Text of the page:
Iraq

Iraqis try to stay cool in 51C heatwave

The temperature in the capital Baghdad reportedly approached 52C on Tuesday, one of the highest the city has ever seen.

The heat is said to have remained above 51C on Wednesday.

Many people stayed indoors, with some in central Baghdad seeking respite under an improvised shower.

But the extreme heat has put even greater pressure on the country's already strained public resources.

Electricity cuts have left many people in Baghdad reliant on generators to keep fans and air conditioners running.

Rockets reportedly fired at US army base in Camp Taji

An Iraqi military statement said the camp had been targeted by Katyusha rockets.

Sky News reported a missile landed near the camp's gates, wounding a member of the security forces.

Taji is the base where the remaining 45 New Zealand defence force personnel are stationed in Iraq.

The New Zealand Defence Force (NDF) said all New Zealand soldiers at the camp are safe and accounted for.

A spokesperson said the rocket attacks where New Zealand soldiers are training Iraqi security forces are a regular occurrence.

US airbase in Iraq hit by rockets in retaliation

Iranian state TV says the attack is a retaliation after the country's top commander Qasem Soleimani was killed in a drone strike in Baghdad on Friday, on the orders of US President Donald Trump.

The Al-Asad base has been hit by multiple rockets.

The White House is monitoring the attack.

It is unclear if there have been any casualties.

Dutch air strike killed about 70 people in Iraq in 2015

It is the first time the Dutch government has given details of the raid, which targeted an alleged IS bomb factory in Hawija, north of Baghdad.

Large, unexpected secondary explosions meant the death toll was higher than anticipated, a ministry statement said.

Dutch sorties in Iraq ended last year.

The IS facility hit in Hawija on the night of 2 June 2015 was believed to be producing vehicle-borne improvised explosive devices (IEDs) used to attack coalition forces, the statement said.

Death toll nears 100 as unrest enters fifth day

The unrest entered its fifth day on Saturday, with at least five people killed in the latest clashes in the capital Baghdad.

The security forces are again reported to have used live rounds.

Demonstrators say they are taking a stand against unemployment, poor public services and corruption.

It is the deadliest unrest since so-called Islamic State was declared defeated in Iraq in 2017.

It is seen as the first major challenge to Prime Minister Adel Abdel Mahdi's fragile government, nearly a year since he came to power.

'More than 80 dead' in Tigris river ferry disaster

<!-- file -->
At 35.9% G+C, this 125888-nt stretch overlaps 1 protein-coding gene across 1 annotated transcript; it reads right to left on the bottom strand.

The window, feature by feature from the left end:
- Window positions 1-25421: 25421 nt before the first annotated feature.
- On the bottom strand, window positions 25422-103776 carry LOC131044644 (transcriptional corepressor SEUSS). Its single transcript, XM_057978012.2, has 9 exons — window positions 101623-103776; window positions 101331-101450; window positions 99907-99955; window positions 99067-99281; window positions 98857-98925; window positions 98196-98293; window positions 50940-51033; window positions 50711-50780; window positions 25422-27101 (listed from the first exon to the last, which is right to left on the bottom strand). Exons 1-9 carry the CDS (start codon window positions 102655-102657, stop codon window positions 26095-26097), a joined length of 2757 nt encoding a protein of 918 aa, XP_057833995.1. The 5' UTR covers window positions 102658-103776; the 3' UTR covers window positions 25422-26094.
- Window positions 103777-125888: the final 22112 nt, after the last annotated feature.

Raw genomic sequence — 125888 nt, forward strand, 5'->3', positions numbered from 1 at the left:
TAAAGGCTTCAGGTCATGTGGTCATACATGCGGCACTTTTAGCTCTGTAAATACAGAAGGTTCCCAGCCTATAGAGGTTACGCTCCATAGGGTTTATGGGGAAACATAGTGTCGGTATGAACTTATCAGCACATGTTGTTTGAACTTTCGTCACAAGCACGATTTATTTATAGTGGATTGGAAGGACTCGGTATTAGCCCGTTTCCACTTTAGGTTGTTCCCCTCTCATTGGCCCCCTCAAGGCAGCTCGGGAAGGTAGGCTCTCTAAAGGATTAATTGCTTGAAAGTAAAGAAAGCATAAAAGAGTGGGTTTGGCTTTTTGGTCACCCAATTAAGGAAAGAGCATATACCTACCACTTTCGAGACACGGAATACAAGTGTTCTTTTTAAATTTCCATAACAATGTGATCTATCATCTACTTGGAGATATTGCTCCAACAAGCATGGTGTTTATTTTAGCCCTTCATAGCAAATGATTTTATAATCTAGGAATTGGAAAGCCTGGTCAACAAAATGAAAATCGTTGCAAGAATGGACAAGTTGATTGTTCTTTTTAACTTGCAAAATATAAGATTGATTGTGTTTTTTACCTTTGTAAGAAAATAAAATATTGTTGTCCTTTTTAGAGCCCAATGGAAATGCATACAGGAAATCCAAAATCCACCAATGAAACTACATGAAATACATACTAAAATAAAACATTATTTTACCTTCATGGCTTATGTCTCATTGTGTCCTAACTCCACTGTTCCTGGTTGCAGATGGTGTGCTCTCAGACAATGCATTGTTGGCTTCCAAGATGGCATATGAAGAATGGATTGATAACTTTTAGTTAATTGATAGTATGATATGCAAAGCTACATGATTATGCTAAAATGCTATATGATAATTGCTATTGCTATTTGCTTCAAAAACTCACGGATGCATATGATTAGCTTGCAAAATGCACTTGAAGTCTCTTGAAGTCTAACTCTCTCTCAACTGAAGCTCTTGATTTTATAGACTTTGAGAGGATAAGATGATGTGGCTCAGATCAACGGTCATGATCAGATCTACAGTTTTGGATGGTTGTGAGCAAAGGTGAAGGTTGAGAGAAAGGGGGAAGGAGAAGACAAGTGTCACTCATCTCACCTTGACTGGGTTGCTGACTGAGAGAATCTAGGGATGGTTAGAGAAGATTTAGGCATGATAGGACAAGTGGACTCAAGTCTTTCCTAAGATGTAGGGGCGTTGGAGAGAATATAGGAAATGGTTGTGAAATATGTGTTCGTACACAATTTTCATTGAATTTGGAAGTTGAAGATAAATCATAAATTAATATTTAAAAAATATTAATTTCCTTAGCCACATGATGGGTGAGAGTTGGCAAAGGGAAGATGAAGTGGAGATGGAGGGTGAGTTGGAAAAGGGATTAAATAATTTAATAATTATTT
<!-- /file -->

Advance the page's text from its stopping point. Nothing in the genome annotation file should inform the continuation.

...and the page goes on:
Most of the passengers on board could not swim, the head of Mosul's civil defence agency said. Reports suggest nearly 200 people were on board.

The ferry was said to be heading towards a tourist island as part of new year celebrations.

Prime Minister Adel Abdul Mahdi has ordered an investigation "to determine responsibilities".

In a statement Mr Mahdi said he was following the story "with pain and sadness", and had ordered "all state efforts" to find survivors and treat victims.

Turkish women sentenced to death in Iraq for IS links

Some reports say 16 women were handed the death penalty, while others say one was jailed for life.

The women confessed to marrying IS fighters or providing the group "with logistical aid or helping them carry out terrorist attacks", the judge said.

Thousands of foreigners have fought and died for IS in Iraq and Syria.

The Iraqi government declared its war against the group over in December. While IS has been driven from its major strongholds, militants have continued to carry out suicide bombings and other attacks.

Iraq: At least 60 die in twin attacks near Nasiriya

A suicide bomber detonated a vest and gunmen opened fire inside a restaurant near Nasiriya, capital of Dhiqar province, security sources said.

Soon afterwards, a car bomb exploded at a nearby checkpoint.

So-called Islamic State said it carried out the attacks. Shia Muslim pilgrims including Iranians were killed by the suspected militants.

According to news agency AFP, one report said the attackers were disguised as members of Hashd al-Shaabi (Popular Mobilisation) - a mainly Shia group that has fought alongside Iraqi forces against IS.

Battle for Mosul: Iraq army mops up final IS pockets

An official declaration of victory from the government is expected soon.

Iraqi forces, backed by US-led air strikes, have tried to retake the city since 17 October last year.

IS seized Mosul in June 2014 before sweeping across much of Iraq's Sunni Arab heartland and proclaiming a "caliphate" straddling Iraq and Syria.

But they have been losing ground over the past nine months, as government forces advance on their former Iraqi stronghold.

US-led strikes against ISIS have killed at least 352 civilians

The numbers, contained in the monthly civilian casualty report of the Combined Joint Task Force-Operation Inherent Resolve, extend through March.

Inherent Resolve is the US-led assault against the Islamic State that kicked off in August 2014.

"We regret the unintentional loss of civilian lives resulting from Coalition efforts to defeat ISIS in Iraq and Syria and express our deepest sympathies to the families and others affected by these strikes," the task force said in a statement.